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    Dean Richards

    As a Southampton fan, I’ve been lucky enough to witness many great defenders pull on the famous red and white striped jersey over the last two decades, and Dean Richards was one of the finest.

    He initially made his name at his home town club, Bradford City, before joining Wolves in a club record £1.85 million deal. During his time at Molineux, Richards represented England U21s four times over the summer of 1995, but just as it looked like he was set for the top, a car crash stalled his career for the best part of two years.

    But he battled back to fitness and form, and arrived at The Dell in the summer of 1999 on a free transfer – a shrewd piece of business from Dave Jones, who reportedly beat off interest from Liverpool and Newcastle to Richards’ signature.

    Signed as a replacement for Ken Monkou, Deano excelled in his new surroundings, forging an excellent partnership with Claus Lundekvam in the centre of Saints’ defence; he was voted fan’s Player of the Season in his debut season.

    He was an integral part of the team’s transition from perennial relegation battlers to mid-table security, and it wasn’t long before cries of “Deano for England” regularly erupted from out of the Archer’s end, and it was easy to see why.

    Deano was a complete defender – composed on the ball, a tower of strength in the air, fast, a good reader of the game, and not to mention a real leader.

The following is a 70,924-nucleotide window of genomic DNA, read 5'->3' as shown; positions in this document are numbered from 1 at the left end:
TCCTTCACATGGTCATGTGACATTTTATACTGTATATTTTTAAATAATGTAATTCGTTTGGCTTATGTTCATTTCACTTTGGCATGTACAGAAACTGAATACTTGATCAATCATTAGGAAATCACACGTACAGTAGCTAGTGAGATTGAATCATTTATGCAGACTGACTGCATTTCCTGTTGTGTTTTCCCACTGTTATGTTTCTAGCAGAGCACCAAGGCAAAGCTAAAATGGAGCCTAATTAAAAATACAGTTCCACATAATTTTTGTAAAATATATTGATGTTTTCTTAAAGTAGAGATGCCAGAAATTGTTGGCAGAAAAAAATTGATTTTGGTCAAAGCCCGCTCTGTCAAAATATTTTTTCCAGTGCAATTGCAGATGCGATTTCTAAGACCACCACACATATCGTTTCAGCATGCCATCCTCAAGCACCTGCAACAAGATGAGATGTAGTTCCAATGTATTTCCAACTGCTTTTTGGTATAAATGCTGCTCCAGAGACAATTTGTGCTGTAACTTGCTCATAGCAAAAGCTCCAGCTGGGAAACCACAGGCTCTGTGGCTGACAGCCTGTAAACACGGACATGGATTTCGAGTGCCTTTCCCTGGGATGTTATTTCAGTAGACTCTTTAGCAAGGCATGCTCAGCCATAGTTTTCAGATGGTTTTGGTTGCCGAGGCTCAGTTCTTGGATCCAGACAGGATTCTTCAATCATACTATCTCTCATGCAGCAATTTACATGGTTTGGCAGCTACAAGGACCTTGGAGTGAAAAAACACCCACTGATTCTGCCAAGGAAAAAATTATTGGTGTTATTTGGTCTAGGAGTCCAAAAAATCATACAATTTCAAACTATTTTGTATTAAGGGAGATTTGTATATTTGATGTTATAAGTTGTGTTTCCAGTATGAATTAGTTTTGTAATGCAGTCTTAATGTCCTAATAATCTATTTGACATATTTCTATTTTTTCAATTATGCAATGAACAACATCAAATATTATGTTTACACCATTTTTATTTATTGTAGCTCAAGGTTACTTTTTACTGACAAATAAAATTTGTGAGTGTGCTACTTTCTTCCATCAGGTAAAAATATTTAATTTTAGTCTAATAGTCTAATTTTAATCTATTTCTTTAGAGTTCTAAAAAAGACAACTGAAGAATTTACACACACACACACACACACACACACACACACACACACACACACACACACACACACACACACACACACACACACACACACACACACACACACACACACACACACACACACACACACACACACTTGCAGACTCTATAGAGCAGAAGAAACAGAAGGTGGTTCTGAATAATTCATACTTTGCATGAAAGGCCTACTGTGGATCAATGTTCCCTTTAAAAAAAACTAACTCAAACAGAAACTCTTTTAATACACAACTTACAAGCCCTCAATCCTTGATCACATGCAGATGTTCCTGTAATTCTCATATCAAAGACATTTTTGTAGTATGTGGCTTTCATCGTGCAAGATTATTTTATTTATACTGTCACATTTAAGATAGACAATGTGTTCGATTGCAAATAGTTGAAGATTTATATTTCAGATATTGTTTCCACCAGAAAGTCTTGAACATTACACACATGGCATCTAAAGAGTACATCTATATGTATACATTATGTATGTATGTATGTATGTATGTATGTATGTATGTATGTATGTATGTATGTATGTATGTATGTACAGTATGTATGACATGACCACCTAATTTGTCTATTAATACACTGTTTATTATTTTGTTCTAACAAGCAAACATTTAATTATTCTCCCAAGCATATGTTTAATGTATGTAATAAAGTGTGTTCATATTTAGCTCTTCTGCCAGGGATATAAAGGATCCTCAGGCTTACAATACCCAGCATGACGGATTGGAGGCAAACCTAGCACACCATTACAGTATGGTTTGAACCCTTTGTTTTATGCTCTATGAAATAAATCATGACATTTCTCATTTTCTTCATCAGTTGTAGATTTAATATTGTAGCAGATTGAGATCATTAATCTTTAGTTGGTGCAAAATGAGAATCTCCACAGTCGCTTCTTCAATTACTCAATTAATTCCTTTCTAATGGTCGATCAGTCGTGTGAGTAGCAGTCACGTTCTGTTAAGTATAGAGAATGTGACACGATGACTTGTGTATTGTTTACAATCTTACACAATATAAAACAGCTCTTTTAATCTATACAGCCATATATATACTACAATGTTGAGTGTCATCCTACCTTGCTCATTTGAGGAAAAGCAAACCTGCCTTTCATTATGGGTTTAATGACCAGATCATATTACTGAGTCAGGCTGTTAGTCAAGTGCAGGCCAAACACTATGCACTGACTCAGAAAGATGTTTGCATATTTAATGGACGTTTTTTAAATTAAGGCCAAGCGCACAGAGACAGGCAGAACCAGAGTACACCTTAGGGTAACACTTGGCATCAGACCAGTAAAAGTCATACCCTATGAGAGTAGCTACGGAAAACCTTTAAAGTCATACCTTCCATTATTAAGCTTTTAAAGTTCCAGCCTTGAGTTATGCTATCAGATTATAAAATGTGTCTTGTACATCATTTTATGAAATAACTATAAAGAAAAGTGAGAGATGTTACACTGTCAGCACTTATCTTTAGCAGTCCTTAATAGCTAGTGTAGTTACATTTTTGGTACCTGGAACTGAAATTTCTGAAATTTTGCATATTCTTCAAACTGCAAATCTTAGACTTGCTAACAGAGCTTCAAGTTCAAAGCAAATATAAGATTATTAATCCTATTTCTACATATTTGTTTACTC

Former teammate Francis Benali labelled him a “colossus”. How just.

    His time on the South Coast ended acrimoniously though, as he joined Glenn Hoddle at Spurs. However Saints did get a good deal out of it, £8.1 million in fact, a record for a non-capped Englishmen.

    At Spurs, Deano was supposed to go on and play for the Three Lions, but injuries ruined his time at the Lane, and saw him branded a waste of money. After only 73 appearances in four years, he retired due to an inner ear infection in March 2005.

    The passing of former legends is common place for football fans, but Deano tugs at the heartstrings more than most.

    Not only was he too young at 36, and one of my favourite players, but his death also marks the first loss from any team I’ve grown up watching – it’s definitely one to make Bill Shankly re-think those famous words.

    Tragically, just like his career, Deano’s life was all too short.

    James Riley

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